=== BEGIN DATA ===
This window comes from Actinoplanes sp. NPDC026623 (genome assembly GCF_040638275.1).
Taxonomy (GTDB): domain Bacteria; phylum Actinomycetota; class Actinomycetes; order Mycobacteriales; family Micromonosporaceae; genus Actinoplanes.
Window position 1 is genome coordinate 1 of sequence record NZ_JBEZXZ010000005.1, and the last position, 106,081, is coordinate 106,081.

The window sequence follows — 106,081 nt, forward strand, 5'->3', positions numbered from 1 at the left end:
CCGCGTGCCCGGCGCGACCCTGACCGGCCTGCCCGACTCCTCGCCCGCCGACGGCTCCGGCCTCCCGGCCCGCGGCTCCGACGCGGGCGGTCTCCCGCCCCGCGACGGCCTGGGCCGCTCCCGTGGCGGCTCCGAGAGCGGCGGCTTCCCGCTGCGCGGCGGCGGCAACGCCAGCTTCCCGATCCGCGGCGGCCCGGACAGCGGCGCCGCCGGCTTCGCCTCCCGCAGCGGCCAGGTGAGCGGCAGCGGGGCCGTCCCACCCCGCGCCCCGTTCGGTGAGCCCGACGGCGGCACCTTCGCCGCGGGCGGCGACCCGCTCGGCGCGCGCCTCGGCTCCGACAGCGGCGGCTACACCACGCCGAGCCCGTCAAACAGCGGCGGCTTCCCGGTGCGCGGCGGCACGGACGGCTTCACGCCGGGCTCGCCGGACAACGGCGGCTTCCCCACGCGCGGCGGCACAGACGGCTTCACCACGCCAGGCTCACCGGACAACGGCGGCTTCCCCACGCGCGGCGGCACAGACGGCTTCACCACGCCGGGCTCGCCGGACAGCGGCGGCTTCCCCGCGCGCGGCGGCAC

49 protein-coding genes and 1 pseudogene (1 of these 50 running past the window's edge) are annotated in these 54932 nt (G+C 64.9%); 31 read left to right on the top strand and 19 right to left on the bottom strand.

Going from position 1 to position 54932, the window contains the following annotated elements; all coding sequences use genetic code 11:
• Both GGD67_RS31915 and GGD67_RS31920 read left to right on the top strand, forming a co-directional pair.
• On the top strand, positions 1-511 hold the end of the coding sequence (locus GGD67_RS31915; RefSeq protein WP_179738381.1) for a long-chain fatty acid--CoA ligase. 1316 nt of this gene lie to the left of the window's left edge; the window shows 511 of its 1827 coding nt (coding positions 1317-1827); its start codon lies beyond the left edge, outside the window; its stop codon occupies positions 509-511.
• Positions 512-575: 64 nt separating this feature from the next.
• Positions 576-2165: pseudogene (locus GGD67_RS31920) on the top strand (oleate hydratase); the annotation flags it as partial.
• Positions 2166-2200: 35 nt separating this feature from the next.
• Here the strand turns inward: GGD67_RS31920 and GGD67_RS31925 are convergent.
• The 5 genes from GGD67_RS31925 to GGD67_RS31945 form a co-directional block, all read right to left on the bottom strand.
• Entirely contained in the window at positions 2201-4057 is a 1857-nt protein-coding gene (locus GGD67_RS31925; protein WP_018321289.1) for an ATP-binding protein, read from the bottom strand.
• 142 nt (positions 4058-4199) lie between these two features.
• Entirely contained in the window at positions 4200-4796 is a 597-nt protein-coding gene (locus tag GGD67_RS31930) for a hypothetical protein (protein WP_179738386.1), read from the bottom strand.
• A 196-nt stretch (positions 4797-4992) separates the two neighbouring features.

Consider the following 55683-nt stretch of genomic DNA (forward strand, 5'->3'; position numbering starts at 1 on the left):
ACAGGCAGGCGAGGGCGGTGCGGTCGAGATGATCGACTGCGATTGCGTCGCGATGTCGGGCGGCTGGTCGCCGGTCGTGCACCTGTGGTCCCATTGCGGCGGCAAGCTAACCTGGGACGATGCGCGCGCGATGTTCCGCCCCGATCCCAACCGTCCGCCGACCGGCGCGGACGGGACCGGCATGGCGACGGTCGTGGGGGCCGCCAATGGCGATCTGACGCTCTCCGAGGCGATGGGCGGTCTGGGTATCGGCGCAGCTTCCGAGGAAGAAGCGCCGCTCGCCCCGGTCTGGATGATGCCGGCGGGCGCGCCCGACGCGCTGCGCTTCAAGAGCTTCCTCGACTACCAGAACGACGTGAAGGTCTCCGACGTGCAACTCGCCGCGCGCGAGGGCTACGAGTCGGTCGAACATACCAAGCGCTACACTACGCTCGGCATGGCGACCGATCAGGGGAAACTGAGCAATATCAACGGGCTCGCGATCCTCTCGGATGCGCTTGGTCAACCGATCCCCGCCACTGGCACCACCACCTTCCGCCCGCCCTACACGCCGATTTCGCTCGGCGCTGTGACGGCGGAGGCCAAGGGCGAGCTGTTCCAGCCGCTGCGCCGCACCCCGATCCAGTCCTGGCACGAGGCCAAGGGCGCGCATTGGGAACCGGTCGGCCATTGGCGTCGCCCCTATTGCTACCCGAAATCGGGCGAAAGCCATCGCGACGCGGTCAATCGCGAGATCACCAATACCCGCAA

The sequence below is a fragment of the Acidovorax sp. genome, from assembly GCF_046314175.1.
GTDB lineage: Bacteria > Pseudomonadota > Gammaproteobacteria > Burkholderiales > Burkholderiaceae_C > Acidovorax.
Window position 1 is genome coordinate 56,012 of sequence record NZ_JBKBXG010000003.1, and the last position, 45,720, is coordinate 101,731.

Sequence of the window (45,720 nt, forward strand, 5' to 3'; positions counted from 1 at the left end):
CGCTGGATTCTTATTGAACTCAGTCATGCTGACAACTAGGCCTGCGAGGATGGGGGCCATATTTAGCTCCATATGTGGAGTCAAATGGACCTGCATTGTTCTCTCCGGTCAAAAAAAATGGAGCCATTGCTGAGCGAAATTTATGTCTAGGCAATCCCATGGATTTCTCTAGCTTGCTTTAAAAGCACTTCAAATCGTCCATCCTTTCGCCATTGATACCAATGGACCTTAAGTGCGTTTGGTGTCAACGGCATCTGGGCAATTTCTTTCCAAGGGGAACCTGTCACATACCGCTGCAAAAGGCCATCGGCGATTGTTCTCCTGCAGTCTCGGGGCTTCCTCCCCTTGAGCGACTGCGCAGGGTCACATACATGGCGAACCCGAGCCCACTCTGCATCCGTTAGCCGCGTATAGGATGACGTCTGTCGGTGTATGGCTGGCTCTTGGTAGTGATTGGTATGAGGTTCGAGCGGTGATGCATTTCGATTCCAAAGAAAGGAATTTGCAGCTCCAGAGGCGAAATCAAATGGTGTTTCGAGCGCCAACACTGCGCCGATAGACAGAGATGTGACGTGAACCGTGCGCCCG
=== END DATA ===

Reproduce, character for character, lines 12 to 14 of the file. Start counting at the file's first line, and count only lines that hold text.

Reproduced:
• Positions 2166-2200: 35 nt separating this feature from the next.
• Here the strand turns inward: GGD67_RS31920 and GGD67_RS31925 are convergent.
• The 5 genes from GGD67_RS31925 to GGD67_RS31945 form a co-directional block, all read right to left on the bottom strand.